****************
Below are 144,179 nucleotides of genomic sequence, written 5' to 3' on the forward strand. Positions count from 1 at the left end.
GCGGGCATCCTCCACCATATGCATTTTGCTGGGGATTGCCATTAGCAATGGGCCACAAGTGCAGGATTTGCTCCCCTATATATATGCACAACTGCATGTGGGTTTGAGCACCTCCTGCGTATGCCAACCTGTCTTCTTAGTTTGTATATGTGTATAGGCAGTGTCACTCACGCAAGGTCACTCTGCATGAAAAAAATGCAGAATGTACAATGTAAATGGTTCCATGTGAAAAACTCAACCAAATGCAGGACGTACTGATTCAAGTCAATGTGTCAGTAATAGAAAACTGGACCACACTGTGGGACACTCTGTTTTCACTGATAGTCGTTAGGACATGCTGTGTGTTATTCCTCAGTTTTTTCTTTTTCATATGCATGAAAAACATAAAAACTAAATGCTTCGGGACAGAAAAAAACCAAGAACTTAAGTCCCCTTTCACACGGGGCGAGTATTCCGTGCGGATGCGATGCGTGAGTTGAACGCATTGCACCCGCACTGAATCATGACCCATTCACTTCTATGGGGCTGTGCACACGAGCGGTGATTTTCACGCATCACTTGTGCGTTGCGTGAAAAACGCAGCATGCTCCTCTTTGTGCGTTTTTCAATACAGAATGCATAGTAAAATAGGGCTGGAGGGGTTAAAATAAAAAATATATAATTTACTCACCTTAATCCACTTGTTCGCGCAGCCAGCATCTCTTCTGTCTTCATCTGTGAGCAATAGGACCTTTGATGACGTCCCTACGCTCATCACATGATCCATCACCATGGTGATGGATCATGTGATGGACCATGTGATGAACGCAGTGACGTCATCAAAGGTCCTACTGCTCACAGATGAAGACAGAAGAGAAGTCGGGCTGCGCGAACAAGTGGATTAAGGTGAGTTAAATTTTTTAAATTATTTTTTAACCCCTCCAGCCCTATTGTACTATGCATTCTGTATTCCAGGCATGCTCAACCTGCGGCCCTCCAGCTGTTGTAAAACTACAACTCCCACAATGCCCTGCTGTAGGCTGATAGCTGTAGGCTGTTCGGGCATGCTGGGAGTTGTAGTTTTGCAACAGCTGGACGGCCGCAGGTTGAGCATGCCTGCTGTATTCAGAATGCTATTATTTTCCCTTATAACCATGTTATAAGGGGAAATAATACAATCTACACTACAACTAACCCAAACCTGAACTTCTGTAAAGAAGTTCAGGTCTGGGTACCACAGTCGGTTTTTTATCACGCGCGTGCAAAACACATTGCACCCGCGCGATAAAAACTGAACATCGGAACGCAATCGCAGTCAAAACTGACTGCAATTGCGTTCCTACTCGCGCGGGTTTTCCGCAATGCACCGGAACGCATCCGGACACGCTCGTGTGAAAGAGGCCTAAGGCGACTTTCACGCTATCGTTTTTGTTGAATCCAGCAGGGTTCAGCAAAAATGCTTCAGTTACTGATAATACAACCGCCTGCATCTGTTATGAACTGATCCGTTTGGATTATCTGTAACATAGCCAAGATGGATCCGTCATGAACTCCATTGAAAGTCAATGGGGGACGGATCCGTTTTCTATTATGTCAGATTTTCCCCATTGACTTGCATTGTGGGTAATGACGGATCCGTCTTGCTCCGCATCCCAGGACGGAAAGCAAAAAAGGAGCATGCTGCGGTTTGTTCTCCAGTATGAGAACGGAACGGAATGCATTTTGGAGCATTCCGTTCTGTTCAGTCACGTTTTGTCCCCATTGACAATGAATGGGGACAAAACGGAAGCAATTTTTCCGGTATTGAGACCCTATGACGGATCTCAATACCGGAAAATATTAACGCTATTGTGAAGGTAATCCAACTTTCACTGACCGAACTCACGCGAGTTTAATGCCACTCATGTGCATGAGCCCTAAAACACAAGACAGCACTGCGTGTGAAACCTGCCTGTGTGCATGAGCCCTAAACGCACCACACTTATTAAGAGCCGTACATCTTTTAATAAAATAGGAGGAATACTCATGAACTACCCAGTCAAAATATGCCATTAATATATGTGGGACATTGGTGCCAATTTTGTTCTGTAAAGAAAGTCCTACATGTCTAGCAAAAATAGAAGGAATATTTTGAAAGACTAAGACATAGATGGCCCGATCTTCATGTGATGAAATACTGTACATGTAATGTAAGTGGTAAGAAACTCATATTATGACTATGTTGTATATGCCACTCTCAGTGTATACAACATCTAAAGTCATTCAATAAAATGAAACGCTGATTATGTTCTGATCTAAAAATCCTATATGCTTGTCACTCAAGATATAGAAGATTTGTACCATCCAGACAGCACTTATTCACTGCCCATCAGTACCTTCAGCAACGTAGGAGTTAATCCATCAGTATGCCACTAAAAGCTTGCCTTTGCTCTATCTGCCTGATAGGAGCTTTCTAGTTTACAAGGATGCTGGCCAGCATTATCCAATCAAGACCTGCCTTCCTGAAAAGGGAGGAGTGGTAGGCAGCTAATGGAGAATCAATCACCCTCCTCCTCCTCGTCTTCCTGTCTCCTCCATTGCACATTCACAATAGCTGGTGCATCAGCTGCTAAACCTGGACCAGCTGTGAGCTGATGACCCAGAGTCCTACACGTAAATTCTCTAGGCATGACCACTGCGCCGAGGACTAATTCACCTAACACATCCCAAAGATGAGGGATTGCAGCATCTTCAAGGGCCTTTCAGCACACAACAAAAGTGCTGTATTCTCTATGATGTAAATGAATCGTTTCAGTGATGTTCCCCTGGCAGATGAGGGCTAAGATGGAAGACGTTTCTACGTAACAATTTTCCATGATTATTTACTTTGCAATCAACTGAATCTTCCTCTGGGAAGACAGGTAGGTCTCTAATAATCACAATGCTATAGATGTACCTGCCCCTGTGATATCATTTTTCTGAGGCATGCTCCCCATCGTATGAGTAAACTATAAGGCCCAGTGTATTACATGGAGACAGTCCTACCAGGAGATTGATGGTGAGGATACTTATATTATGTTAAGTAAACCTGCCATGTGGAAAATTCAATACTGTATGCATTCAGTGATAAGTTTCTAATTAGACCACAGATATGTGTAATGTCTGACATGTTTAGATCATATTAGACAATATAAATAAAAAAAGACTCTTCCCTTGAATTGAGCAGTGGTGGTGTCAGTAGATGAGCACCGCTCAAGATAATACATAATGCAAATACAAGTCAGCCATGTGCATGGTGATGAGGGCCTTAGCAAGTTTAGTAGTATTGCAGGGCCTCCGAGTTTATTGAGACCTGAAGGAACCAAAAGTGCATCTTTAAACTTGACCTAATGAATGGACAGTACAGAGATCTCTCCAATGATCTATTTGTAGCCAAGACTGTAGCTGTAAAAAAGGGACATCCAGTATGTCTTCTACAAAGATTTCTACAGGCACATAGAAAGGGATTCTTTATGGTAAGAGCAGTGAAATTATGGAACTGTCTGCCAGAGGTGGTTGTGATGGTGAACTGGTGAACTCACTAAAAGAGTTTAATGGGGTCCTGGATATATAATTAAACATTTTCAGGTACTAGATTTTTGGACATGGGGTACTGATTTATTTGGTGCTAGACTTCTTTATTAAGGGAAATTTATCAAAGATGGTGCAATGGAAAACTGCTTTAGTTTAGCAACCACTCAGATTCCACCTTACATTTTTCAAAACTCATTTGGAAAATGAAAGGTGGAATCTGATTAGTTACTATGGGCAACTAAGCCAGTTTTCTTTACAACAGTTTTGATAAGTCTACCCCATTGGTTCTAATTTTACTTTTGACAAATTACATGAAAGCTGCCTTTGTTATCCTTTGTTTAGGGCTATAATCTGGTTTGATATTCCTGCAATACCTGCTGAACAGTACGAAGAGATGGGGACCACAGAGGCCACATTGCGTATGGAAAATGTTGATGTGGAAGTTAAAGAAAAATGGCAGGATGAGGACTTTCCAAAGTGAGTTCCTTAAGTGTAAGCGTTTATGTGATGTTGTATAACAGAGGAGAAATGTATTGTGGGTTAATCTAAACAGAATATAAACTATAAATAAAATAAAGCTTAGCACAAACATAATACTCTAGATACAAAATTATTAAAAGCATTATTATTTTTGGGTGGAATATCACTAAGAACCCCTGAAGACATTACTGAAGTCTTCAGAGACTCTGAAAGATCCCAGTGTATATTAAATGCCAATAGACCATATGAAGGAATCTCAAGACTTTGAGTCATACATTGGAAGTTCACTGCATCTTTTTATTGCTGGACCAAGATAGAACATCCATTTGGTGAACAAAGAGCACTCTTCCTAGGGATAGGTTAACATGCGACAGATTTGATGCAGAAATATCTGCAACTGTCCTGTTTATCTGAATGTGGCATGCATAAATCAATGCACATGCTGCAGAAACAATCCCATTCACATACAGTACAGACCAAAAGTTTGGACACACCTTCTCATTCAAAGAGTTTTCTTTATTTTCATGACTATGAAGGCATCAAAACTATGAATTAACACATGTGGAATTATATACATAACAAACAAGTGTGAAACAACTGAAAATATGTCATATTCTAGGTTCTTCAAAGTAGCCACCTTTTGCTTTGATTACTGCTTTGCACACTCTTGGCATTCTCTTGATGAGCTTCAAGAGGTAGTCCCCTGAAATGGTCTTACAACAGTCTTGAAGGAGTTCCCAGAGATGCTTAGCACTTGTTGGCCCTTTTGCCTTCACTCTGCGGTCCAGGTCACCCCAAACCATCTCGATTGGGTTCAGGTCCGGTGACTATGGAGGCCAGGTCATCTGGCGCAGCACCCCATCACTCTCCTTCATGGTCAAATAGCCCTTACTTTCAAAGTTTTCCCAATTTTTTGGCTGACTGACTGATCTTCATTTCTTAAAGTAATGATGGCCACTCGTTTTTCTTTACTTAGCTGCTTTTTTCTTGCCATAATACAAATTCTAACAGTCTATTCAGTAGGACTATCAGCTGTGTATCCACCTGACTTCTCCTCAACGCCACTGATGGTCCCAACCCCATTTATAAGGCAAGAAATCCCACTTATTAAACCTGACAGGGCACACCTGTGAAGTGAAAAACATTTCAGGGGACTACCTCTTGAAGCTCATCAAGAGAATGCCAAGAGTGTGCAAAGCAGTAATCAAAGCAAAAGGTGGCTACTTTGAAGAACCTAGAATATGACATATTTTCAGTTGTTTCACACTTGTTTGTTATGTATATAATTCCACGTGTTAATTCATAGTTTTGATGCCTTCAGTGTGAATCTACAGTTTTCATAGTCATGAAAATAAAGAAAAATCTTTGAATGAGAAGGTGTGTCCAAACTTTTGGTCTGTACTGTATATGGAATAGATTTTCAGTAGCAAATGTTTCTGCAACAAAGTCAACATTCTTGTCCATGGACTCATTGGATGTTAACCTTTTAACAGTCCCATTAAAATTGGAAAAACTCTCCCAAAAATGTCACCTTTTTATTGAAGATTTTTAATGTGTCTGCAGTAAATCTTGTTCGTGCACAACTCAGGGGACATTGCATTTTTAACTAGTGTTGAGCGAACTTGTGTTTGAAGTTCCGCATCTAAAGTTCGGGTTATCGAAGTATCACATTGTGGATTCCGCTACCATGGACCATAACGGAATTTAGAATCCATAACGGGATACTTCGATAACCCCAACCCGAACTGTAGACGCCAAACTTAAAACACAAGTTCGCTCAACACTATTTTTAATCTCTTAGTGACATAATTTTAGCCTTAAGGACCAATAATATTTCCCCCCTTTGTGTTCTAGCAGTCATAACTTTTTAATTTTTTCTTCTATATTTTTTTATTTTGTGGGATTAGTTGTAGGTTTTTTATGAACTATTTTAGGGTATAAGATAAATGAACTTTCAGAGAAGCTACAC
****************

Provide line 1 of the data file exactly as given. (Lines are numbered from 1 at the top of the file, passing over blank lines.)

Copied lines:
Below are 144,179 nucleotides of genomic sequence, written 5' to 3' on the forward strand. Positions count from 1 at the left end.